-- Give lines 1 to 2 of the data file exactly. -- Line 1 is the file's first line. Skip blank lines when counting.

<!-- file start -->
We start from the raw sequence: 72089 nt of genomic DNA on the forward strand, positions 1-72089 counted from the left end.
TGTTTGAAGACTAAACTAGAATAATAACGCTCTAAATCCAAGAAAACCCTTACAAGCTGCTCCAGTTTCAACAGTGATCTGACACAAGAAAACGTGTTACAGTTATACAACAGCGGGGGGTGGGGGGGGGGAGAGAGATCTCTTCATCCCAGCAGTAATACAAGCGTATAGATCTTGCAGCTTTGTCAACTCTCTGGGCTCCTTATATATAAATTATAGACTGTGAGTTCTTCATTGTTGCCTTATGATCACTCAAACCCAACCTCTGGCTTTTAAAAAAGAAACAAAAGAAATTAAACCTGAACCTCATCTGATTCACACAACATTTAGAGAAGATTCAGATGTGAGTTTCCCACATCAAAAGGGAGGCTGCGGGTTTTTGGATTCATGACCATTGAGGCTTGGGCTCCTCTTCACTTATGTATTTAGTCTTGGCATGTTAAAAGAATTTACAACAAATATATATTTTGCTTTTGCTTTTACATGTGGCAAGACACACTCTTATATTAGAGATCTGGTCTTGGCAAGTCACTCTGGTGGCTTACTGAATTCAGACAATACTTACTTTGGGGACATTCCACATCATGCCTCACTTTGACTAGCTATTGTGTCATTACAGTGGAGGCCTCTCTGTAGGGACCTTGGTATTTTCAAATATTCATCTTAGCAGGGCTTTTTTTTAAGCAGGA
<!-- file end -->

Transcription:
We start from the raw sequence: 72089 nt of genomic DNA on the forward strand, positions 1-72089 counted from the left end.
TGTTTGAAGACTAAACTAGAATAATAACGCTCTAAATCCAAGAAAACCCTTACAAGCTGCTCCAGTTTCAACAGTGATCTGACACAAGAAAACGTGTTACAGTTATACAACAGCGGGGGGTGGGGGGGGGGAGAGAGATCTCTTCATCCCAGCAGTAATACAAGCGTATAGATCTTGCAGCTTTGTCAACTCTCTGGGCTCCTTATATATAAATTATAGACTGTGAGTTCTTCATTGTTGCCTTATGATCACTCAAACCCAACCTCTGGCTTTTAAAAAAGAAACAAAAGAAATTAAACCTGAACCTCATCTGATTCACACAACATTTAGAGAAGATTCAGATGTGAGTTTCCCACATCAAAAGGGAGGCTGCGGGTTTTTGGATTCATGACCATTGAGGCTTGGGCTCCTCTTCACTTATGTATTTAGTCTTGGCATGTTAAAAGAATTTACAACAAATATATATTTTGCTTTTGCTTTTACATGTGGCAAGACACACTCTTATATTAGAGATCTGGTCTTGGCAAGTCACTCTGGTGGCTTACTGAATTCAGACAATACTTACTTTGGGGACATTCCACATCATGCCTCACTTTGACTAGCTATTGTGTCATTACAGTGGAGGCCTCTCTGTAGGGACCTTGGTATTTTCAAATATTCATCTTAGCAGGGCTTTTTTTTAAGCAGGA